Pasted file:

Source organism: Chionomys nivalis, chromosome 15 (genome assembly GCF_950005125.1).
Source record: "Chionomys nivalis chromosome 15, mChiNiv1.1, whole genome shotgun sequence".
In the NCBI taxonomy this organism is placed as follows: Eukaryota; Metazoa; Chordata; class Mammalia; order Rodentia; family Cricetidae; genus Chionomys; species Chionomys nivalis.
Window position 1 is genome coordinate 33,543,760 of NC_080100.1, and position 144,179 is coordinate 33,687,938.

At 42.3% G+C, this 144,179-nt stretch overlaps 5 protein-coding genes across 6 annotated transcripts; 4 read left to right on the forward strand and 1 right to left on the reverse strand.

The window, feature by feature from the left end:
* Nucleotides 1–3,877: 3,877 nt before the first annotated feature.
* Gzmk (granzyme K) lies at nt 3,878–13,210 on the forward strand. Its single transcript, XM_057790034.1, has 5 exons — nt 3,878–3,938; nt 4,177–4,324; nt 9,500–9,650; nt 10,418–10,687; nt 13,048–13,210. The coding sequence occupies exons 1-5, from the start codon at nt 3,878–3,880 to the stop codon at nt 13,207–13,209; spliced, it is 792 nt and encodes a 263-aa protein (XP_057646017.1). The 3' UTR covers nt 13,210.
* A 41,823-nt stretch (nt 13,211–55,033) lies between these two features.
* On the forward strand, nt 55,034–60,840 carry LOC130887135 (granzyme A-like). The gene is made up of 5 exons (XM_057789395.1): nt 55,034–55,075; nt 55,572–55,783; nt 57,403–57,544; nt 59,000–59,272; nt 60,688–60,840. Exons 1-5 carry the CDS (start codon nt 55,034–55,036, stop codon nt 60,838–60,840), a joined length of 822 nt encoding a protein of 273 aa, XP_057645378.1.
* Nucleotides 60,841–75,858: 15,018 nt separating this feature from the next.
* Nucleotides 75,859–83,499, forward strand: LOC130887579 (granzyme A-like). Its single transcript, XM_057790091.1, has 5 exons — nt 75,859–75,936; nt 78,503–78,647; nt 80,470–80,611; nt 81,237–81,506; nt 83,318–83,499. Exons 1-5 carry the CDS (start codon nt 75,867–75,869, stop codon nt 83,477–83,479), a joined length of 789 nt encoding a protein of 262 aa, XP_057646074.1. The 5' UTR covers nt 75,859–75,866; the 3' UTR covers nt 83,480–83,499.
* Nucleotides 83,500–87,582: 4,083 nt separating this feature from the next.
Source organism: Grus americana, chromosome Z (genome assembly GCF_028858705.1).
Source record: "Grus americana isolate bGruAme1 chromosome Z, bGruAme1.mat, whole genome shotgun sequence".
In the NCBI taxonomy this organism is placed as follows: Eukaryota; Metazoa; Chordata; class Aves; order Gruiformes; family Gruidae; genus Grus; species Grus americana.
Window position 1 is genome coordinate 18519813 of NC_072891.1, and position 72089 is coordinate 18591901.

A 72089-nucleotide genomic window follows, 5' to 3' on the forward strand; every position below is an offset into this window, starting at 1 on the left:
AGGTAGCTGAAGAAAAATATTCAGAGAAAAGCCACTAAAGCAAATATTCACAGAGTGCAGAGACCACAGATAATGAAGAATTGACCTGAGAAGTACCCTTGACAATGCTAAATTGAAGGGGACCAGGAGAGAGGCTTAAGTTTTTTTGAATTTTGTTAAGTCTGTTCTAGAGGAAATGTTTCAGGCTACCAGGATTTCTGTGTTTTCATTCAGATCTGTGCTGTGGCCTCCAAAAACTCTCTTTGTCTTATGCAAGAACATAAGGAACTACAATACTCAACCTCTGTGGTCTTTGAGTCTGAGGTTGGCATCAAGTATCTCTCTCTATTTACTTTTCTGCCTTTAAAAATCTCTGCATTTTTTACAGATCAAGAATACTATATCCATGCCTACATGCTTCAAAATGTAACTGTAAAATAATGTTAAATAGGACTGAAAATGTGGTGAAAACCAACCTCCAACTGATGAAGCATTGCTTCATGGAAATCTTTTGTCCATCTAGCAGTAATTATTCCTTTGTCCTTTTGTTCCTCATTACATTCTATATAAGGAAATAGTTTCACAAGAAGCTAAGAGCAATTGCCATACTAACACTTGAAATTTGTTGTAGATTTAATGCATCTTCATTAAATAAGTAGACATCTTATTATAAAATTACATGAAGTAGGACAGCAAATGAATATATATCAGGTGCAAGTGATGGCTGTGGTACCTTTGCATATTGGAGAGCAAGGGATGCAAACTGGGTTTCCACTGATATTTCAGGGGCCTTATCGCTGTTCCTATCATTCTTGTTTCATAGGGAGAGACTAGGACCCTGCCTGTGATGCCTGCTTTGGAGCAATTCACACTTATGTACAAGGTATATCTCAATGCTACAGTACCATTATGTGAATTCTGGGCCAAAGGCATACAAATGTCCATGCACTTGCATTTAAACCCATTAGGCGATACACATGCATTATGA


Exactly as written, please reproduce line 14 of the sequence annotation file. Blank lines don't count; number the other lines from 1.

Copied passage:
Source organism: Grus americana, chromosome Z (genome assembly GCF_028858705.1).